- What is HUD Section 8 Rental Housing Assistance?
- How does one qualify for Section 8 Rental Housing Assistance?
- What is the Santa Rosa Housing Trust?
- I heard that the City can help me repair my home. Do you have any money for that?
- Is there any money available to help me develop new housing?
- What does affordable housing mean?
- Does the City help with homelessness and special needs housing?
- Current and Major Housing Issues
- The Future...Challenges and Opportunities
- What does the Housing Authority do?
What is HUD Section 8 Rental Housing Assistance?
The Section 8 Rental Assistance Program was enacted as part of the Housing and Community Development Act of 1974. The Act provides funding to local jurisdictions to sponsor a free choice approach to assisted housing. There is no publicly owned housing in Santa Rosa. Rather, property owners retain property rights and tenants pay a portion of the rent to the landlord. The Housing Authority pays the rent difference directly to the property owner. These rental assistance payments help approximately 1,600 households in Santa Rosa live in decent, safe and sanitary housing while providing $13 million annually of federal funds to the local economy.
How does one qualify for Section 8 Rental Housing Assistance?
To qualify, a household must have an annual income of less than 50% of the median income for Santa Rosa, adjusted for the size of the household. For example, this amount would be $37,550 for a four person household. HUD adjusts the income limit annually. The Department maintains a waiting list of households that would like to obtain this rental assistance. The waiting list is closed until approximately May of 2009. The majority of clients is elderly, single parent families, and people with disabilities.
What is the Santa Rosa Housing Trust?
The Trust is a mechanism by which affordable housing revenue is passed through a Trustee (Housing Authority) for the housing benefit of very low and low-income beneficiaries. Revenue comes from a variety of sources including the federal Community Development Block Grant and HOME Program, and local sources such as the City's General Fund, fees paid by developers in-lieu of providing an affordable unit, and loan repayments. These resources are used for Housing Production, Housing Conversion & Preservation, Special Needs Facilities, and Homebuyer Programs.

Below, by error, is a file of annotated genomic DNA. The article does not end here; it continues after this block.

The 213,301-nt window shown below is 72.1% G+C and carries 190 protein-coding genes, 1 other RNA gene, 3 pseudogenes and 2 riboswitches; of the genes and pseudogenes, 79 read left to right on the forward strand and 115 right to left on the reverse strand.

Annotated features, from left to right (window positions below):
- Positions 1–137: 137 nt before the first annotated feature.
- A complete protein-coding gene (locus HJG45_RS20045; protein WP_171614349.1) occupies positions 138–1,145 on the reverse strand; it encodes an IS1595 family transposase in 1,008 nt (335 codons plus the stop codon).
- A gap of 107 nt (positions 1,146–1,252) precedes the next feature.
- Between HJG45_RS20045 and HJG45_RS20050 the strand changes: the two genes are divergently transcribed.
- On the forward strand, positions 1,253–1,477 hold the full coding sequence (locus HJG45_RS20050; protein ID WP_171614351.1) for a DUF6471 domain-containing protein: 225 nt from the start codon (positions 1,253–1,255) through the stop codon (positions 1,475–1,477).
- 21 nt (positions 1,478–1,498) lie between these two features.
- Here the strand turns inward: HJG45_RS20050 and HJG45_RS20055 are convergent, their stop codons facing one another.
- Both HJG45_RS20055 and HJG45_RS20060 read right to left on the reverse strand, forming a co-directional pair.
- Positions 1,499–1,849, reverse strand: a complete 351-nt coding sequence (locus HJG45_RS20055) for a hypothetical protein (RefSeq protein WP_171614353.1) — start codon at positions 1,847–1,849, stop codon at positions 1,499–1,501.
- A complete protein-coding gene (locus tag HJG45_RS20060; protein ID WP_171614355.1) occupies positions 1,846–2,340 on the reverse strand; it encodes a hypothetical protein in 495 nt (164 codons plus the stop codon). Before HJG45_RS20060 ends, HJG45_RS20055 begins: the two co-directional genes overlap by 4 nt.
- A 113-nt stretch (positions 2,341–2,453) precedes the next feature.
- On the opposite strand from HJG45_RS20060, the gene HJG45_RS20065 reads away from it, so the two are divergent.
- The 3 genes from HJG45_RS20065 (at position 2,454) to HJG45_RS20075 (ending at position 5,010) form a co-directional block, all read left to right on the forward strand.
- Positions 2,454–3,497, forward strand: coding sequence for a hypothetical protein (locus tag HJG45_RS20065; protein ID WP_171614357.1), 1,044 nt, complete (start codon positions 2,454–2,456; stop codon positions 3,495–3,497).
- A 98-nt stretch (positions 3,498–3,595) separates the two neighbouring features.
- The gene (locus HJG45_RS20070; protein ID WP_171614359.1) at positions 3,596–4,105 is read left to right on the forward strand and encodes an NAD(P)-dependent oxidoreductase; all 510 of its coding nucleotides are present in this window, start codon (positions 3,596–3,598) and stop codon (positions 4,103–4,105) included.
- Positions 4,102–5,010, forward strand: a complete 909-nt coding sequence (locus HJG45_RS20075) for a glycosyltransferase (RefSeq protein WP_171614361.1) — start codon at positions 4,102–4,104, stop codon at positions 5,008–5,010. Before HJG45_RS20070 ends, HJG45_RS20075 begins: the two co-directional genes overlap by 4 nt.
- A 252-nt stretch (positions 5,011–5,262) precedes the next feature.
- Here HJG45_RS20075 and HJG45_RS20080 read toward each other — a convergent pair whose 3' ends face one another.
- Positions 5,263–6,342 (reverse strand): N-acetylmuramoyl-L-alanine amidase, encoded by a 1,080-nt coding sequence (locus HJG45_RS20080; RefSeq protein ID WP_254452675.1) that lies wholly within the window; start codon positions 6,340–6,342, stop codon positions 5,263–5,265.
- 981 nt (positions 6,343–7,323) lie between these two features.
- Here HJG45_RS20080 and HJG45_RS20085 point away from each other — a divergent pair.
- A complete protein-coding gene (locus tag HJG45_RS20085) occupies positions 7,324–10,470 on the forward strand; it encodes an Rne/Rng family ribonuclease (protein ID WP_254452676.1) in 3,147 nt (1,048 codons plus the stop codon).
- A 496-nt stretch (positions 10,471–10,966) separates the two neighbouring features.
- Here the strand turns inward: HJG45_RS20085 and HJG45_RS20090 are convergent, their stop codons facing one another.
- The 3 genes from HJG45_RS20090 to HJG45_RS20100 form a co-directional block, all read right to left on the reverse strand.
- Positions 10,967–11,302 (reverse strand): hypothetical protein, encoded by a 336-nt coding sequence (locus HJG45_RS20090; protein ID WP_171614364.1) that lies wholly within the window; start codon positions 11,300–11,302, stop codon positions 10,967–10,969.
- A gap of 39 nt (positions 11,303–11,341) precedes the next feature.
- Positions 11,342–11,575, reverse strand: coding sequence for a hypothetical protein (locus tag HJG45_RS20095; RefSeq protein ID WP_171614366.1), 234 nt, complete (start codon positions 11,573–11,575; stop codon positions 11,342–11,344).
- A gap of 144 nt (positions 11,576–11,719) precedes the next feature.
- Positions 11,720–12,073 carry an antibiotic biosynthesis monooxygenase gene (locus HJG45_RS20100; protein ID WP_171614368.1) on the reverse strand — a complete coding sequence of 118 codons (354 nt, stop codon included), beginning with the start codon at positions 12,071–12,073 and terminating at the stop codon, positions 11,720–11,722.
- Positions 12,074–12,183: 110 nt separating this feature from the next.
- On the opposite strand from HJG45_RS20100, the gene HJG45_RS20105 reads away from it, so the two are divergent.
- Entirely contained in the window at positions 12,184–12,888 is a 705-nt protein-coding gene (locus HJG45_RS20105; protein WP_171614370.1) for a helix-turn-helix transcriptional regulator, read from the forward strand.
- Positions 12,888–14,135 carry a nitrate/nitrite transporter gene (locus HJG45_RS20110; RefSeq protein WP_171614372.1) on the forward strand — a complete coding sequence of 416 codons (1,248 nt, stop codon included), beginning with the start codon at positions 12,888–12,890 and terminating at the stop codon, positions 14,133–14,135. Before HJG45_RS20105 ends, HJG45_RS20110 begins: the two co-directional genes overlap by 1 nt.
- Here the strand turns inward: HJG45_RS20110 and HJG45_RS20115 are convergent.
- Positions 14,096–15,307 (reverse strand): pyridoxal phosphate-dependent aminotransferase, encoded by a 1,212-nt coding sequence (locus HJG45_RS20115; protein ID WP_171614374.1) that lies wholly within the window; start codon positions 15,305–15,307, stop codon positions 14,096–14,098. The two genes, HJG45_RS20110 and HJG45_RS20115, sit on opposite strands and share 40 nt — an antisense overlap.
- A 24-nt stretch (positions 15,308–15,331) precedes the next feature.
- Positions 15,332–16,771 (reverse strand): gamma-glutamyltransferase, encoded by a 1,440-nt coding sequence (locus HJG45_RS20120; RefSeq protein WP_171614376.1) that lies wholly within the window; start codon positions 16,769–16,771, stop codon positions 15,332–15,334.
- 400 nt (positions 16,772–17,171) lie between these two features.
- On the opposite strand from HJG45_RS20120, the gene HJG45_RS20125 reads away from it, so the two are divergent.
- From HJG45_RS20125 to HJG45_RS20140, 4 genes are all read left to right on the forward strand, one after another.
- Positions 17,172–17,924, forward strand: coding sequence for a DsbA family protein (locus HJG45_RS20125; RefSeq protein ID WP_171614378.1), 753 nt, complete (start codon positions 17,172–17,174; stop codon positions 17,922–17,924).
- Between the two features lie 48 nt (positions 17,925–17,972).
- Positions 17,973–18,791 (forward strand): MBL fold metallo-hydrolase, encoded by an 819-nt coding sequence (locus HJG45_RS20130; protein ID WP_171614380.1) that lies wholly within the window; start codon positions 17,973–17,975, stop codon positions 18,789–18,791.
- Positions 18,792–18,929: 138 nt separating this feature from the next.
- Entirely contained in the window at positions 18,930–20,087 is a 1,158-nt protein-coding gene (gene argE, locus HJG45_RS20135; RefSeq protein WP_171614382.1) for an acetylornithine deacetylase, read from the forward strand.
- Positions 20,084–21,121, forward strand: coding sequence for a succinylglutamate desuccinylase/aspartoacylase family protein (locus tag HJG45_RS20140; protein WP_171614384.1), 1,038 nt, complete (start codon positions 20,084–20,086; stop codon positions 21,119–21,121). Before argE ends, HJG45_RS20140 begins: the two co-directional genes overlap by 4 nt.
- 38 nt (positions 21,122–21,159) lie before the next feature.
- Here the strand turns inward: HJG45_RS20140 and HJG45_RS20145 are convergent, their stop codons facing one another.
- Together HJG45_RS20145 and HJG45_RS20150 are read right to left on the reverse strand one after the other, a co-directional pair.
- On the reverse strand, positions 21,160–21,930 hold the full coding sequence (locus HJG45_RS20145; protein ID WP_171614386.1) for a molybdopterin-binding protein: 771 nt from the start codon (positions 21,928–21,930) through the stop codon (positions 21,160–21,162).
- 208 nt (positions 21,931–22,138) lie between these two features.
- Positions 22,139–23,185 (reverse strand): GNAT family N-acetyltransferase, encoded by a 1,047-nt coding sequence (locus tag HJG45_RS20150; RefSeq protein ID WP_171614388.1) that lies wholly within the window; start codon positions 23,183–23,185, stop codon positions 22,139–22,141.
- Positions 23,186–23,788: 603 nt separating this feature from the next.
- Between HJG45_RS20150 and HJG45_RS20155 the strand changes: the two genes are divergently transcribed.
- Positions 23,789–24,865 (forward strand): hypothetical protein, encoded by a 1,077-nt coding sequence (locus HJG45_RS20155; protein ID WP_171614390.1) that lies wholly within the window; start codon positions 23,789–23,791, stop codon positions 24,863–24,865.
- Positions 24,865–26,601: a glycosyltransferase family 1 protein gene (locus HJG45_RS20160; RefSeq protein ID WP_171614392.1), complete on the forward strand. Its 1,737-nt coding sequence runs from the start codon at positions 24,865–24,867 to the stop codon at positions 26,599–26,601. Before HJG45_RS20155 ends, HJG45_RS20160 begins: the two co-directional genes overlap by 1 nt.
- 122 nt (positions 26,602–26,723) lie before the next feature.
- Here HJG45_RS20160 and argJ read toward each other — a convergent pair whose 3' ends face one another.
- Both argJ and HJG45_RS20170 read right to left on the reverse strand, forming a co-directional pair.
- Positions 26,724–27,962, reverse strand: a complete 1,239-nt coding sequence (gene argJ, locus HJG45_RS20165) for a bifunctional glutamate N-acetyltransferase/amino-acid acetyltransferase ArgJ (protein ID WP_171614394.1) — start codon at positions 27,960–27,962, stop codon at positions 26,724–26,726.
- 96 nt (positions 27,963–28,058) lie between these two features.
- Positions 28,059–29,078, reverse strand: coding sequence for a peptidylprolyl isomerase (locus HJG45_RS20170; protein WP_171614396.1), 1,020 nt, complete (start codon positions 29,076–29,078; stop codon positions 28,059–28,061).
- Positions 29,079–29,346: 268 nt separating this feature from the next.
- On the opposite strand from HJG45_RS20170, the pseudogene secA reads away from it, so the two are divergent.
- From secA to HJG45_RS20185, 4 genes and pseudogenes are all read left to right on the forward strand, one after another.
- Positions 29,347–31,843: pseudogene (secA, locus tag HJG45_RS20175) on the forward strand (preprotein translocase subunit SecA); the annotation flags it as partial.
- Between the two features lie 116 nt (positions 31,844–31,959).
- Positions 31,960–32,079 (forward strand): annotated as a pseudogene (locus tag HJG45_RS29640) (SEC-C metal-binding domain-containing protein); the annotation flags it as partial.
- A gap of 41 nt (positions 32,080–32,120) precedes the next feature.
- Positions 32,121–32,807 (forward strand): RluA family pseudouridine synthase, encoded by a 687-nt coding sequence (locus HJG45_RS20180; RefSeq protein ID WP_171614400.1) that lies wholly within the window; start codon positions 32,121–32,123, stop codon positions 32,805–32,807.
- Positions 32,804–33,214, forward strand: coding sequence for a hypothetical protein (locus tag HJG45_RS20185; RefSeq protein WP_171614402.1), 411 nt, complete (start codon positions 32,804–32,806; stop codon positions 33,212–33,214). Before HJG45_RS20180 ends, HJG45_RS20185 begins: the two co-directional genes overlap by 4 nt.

I heard that the City can help me repair my home. Do you have any money for that?
In the Trust category of Conversion & Preservation, the Department can lend funds up to $15,000 for repairs to rental units and $35,000 for home repairs so long as the occupants' income is less than 80% of the area median, adjusted for household size. For example, 80% of the median income for a four person household is $59,600 annual gross income. The repairs must assure that the unit meets basic habitability standards. The interest rate is 3% for homeowners and competitive rates for rental properties. In many instances, repayments can be deferred for up to 15 years.
PLEASE NOTE: Due to budget constraints, the Rehabilitation Loan program has been suspended temporarily.
Is there any money available to help me develop new housing?
In the Trust category of Production, the Department of Economic Development and Housing provides funds to assist the development of new housing that is affordable to households earning less than 80% of the median income. Rents must be restricted to affordable levels for at least 55 years. Most of the funds are provided as low interest loans to non-profit developers of affordable rental housing.What does affordable housing mean?
HUD guidelines state that housing is affordable to a household if they do not pay more than 30% of their monthly income, adjusted for family size, toward the rent or mortgage payment, plus basic utilities.
Does the City help with homelessness and special needs housing?
Yes. The Department manages local and federal monies that support homeless shelters, transitional housing, housing designed for persons with disabilities, and a host of related services. Examples include the 40-bed Brookwood Center Homeless Shelter, opened in April 2002, and the 80-bed homeless shelter within the multi-purpose Samuel Jones Hall in southwest Santa Rosa, opened in November 2005.
Current and Major Housing Issues
- Demand for housing, particularly rental housing affordable to very low income families
- Demand for rental subsidy for very low and extremely low income families and individuals
The Future...Challenges and Opportunities
- Communicating the many successful results in the provision of affordable housing and the efforts to remove blight throughout the City
- Expanding neighborhood revitalization efforts
- Promoting the production of a variety of housing types, such as assisted living for seniors
- Pursuing new and diverse financial resources
- Identifying City land use policies that provide effective incentives for the development of housing that is affordable and appropriate for the community
What does the Housing Authority do?
Primarily, the Housing Authority oversees Federal and local funding that promote affordable housing opportunity like HUD Section 8 Rental Assistance, Community Development Block Grants (CDBG) and HOME Programs.